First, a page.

Most newsrooms will have to take a hybrid storage approach. For instance, cloud storage comes in handy for immediate or live event coverage. If a reporter or editor has to wait for large amounts of data to be ingested into on-premise servers before remote access is possible, they won’t have what they need in time to release up-to-the-minute coverage. However, in many cases it simply isn’t cost-effective to make large volumes of deep archive material available in the cloud. Carefully weigh what needs to be immediately accessible compared to what can exist on a delay. Add to this equation the fact that newsrooms may be relying more heavily on archived footage while some restrictions exist around shooting new material.

Embracing New Approaches to Security

Many newsrooms sit inside the infrastructure of a corporate media environment—and they’re notorious for having incredibly strict system security. The sudden need for so many people to access those systems remotely (and the potential need for cloud-based media access) can create new security challenges. Protecting company resources will require that every employee who logs in remotely uses features like VPN and multifactor authentication. In many broadcast environments, edit stations are prohibited from having internet access, which creates additional obstacles to accessing cloud storage.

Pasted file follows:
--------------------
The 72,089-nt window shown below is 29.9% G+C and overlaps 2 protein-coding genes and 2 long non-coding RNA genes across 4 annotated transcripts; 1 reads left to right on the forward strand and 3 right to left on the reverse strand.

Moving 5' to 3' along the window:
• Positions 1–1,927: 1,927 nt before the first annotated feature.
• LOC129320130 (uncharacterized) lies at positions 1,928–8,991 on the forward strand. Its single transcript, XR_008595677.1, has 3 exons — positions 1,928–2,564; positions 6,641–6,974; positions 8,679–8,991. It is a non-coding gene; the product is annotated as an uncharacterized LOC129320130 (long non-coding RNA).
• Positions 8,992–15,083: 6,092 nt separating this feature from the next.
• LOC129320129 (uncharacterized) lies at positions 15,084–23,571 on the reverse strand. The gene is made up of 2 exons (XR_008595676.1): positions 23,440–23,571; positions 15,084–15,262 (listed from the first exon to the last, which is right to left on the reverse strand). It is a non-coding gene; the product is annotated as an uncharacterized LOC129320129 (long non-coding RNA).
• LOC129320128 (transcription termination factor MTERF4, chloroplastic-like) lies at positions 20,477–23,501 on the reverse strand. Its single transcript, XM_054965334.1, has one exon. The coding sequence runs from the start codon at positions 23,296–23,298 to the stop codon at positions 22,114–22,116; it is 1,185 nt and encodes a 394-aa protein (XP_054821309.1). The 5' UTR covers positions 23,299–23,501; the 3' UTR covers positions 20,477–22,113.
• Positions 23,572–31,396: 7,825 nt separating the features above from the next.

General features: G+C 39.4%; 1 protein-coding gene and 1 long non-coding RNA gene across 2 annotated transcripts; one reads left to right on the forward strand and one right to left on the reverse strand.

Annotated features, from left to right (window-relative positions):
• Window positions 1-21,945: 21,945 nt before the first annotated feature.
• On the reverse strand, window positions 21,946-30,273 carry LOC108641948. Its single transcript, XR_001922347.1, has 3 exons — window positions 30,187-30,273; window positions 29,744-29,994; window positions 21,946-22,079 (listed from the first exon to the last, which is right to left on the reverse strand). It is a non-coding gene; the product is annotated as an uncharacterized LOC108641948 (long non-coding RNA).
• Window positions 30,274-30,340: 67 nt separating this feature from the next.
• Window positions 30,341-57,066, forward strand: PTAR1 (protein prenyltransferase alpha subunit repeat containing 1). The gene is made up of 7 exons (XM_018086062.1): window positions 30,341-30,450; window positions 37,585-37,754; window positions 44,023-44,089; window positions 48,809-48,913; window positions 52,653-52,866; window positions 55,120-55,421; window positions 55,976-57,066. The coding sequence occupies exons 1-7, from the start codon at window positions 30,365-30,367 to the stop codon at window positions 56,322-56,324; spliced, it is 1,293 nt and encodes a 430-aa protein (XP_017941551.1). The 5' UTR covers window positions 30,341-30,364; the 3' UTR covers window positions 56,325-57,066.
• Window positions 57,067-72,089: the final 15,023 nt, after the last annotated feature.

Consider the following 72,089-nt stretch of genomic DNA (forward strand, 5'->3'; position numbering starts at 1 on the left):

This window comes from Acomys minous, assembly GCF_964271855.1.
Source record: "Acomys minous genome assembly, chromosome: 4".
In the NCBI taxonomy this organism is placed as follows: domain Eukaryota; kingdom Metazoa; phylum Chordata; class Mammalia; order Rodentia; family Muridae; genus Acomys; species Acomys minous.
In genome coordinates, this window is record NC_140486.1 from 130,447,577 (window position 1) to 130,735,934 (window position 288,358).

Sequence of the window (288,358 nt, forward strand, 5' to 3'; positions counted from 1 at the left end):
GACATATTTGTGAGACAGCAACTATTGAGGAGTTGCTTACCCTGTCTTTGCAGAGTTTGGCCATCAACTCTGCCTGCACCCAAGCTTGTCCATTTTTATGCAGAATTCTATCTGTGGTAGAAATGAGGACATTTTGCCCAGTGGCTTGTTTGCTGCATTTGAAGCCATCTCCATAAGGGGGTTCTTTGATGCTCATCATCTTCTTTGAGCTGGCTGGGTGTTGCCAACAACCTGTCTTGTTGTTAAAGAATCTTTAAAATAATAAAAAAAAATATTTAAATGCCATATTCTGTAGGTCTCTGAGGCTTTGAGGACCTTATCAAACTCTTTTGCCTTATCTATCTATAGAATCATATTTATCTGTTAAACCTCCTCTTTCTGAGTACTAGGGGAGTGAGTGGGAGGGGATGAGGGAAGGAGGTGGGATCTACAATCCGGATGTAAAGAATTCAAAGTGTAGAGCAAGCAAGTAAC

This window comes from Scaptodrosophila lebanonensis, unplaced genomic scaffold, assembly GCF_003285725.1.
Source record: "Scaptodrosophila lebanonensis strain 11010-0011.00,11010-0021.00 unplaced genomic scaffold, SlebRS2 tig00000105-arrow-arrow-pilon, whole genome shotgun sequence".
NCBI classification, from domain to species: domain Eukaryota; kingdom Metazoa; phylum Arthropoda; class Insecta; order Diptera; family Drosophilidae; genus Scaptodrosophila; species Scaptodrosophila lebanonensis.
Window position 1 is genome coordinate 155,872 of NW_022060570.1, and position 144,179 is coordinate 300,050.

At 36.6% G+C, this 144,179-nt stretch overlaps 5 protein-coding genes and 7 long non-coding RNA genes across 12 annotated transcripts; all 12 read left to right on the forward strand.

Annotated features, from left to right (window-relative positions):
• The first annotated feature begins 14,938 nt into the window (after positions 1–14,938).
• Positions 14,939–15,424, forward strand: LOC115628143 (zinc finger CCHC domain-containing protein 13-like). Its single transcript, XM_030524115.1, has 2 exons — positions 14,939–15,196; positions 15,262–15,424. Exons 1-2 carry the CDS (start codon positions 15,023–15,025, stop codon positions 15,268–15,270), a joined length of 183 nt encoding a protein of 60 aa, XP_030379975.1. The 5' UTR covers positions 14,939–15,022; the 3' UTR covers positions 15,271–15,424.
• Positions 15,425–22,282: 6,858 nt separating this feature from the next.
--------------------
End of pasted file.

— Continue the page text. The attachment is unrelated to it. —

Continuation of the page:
The growing number of hybrid newsrooms will need new tools and workflows to run successfully, and corporate IT departments will need to be consulted around new approaches to security so the solutions work for everyone involved.

Keeping the Team Spirit Alive

Amid all these tech considerations, don’t overlook the human element. News production thrives on the connection and collaboration between people. Though everyone is trying to adjust as best they can to all of these changes, being unable to turn in your chair and discuss a story with a coworker can create huge roadblocks in the process.

Killeen agrees: “It’s much harder to react to breaking news with teams working remotely and Wi-Fi issues delaying response times.” Tools that facilitate real-time collaboration are absolutely vital. For producers, the advantages of integrating that tech into the same tools used to create and edit news stories provides the most streamlined experience possible.

Adapting to the pandemic with innovative workflows and technology keeps the team safe—and, although the most important bottom line right now is employee safety, it doesn’t hurt that these changes can also benefit the financial bottom line.

As Robert Lydick of Tegna told TVNewsCheck, “Some of the workflows and some of the innovation that’s happened has put us in a much better place than we were, even pre-COVID.” As producers make important changes that let broadcast newsroom teams safely and effectively return to work in the short term, there’s real potential for beneficial long-term improvements.

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Amy Leland is a film director and editor. Her short film, Echoes, is available on Amazon Video. She is an editor for CBS Sports Network.